Mixing help, (or) throw me a fricken bone

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T-rex
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Post by T-rex » Sun Sep 16, 2012 7:15 am

lee wrote:Has anyone ever noticed, not only the fine wisdom of audio experience in the Tomb, but the excellent grammar? Is there some parallel that I'm unaware of?
I am certainly not a phenomenal linguist by any stretch of the imagination but I have really noticed this in the last few years. Other than recording I am also a car nut and in the last few years I have joined a couple of car forums and I am constantly amazed at how absolutely awful the posts are on there. I know some of the things are probably texting/phone induced errors but if I had a nickel for every time someone confused "brakes" with "break" I would be rocking a Neve console. TOMB was the forum I was ever involved with and I had just become accustomed to relatively understandable posting.
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MoreSpaceEcho
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Post by MoreSpaceEcho » Sun Sep 16, 2012 9:28 am

ashcat_lt wrote:And I think this can apply to entire mix elements as well. Maybe that shaker track doesn't really need to stand out and say "I'm a shaker!" Maybe we don't need to hear the rosin on the bow of the cello track or every breath that the flutist takes.
yeah i think that lots of stuff sounds better if you can't actually hear it perfectly. mainly guitars and keyboard kinda stuff. which isn't to say i mix guitars quiet (far from it) but sometimes i find that certain parts sound more interesting when your ear can't quite make everything out. cause then your brain fills in what it *thinks* is happening, and usually the old brain makes up something cooler than what's really there.

so with that in mind, when i mix, i kind of divide things into two camps: stuff i want to hear clearly, and everything else. so for example, i don't want to guess what the singer's saying, i don't want to guess where the kick and snare are, or what the bass is playing....but that strummy rhythm guitar track, well it needs to be in there, but the details of it aren't too important. that rhodes track fills things out nicely, but it doesn't need to be front and center. etc.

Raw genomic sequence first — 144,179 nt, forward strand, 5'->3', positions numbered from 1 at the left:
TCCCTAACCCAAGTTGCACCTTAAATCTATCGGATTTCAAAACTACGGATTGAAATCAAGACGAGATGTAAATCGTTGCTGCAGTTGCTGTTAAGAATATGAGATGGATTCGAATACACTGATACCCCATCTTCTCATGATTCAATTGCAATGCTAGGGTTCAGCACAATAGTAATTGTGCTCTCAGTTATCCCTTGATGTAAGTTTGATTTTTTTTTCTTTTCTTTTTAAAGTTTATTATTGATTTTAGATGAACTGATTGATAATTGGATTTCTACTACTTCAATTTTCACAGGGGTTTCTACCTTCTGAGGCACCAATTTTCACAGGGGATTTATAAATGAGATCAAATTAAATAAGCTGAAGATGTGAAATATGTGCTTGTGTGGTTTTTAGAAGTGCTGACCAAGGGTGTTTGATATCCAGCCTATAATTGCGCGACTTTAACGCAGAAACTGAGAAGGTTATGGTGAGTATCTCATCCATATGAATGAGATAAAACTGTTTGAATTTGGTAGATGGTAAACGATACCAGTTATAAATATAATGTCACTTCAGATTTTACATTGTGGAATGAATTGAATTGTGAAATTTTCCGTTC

the next track, the strummy rhythm part might be really great, so make that loud, and since that's driving the song, maybe the snare can be kinda quiet. i definitely think with some types of pop songs you can get away with mixing the snare pretty quiet, because the beat is so ingrained in mass consciousness already. everyone KNOWS the beat's boom bap boom boom bap, you don't necessarily have to hit them over the head with it.

i think it's important to keep the focus on as few things as possible, as often as possible. i hear lots of music where there's like 700 things happening all the time, and it's mixed in such a fashion that all 700 of those things are right up front. my tired old mind can't process all that, and i just turn it off and put on 'refugee' instead.

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Gregg Juke
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Post by Gregg Juke » Sun Sep 16, 2012 11:43 am

You know, you don't have to live that way, Space. I for one think that you should revel in your abandon much more frequently...

GJ

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Post by vvv » Sun Sep 16, 2012 12:12 pm

I recall when that song came out, there was all the publicity about Viet boat people, and I remember thinking the song might be thought "not P.C.", except the term "P.C." wasn't yet in vogue.

This was back when we powered our cassette 4-tracks with hamster-wheels, of course, and walked miles barefoot in the snow to see Dwight Twilley.
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MoreSpaceEcho
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Post by MoreSpaceEcho » Sun Sep 16, 2012 3:53 pm

Gregg Juke wrote:You know, you don't have to live that way, Space.
*fights to be free*

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xpulsar
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Post by xpulsar » Fri Sep 21, 2012 2:36 am

I completely agree that most of the work of mixing is done in the tracking. This fact is the reason the Classic records sound the way the do. The chain of importance :Good Song and Arrangment>Great Musicians>Good or cool sounding Instruments>The room it is recorded in>The Engineer Tracking it> The Equipment > The Engineer Mixing it .